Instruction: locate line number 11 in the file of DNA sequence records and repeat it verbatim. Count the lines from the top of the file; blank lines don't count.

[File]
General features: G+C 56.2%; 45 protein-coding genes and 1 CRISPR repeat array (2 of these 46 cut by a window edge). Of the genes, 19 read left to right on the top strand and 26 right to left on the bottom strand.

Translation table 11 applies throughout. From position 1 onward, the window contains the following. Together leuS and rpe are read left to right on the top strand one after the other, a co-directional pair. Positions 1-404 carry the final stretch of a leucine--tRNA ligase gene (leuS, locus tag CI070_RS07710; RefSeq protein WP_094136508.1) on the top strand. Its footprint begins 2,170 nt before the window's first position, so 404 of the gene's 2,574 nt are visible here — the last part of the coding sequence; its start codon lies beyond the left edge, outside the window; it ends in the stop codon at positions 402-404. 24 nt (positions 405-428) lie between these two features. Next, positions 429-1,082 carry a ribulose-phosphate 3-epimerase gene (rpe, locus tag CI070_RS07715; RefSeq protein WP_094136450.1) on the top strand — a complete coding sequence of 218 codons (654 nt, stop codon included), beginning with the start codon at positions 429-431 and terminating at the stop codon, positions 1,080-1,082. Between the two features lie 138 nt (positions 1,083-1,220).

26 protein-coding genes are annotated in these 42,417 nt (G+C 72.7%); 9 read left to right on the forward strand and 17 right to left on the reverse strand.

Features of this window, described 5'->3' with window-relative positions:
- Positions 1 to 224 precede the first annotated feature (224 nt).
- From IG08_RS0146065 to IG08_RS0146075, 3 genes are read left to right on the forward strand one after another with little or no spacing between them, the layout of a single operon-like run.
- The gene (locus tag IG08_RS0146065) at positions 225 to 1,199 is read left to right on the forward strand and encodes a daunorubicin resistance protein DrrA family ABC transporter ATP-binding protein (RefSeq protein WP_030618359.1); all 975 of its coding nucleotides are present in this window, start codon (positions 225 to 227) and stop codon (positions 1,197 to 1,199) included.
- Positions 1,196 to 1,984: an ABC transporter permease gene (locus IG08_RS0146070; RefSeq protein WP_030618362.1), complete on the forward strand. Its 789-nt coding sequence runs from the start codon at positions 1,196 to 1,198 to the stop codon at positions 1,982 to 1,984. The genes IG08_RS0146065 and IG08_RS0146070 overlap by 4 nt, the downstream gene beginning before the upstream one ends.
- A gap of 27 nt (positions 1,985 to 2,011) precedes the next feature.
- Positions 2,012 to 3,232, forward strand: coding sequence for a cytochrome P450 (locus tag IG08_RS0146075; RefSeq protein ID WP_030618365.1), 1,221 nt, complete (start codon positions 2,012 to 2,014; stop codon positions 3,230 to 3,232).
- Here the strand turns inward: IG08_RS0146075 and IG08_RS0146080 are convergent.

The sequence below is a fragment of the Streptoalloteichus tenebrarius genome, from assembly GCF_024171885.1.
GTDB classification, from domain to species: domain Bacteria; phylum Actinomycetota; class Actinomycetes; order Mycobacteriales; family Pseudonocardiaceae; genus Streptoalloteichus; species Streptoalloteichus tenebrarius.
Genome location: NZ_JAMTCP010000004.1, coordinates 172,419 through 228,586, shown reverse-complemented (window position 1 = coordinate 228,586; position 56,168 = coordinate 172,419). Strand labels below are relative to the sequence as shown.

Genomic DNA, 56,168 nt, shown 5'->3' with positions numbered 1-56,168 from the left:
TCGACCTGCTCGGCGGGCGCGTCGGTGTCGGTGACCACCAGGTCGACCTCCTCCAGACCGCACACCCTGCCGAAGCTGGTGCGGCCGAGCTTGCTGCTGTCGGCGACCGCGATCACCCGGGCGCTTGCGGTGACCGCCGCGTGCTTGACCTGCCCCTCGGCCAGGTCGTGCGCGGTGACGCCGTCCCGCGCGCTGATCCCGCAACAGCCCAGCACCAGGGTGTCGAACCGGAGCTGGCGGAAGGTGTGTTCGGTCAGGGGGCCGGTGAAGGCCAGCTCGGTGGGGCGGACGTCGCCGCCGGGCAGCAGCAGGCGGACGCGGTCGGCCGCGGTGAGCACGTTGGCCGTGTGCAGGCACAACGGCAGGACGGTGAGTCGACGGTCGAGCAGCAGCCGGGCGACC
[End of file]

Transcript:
- Here the strand turns inward: IG08_RS0146075 and IG08_RS0146080 are convergent.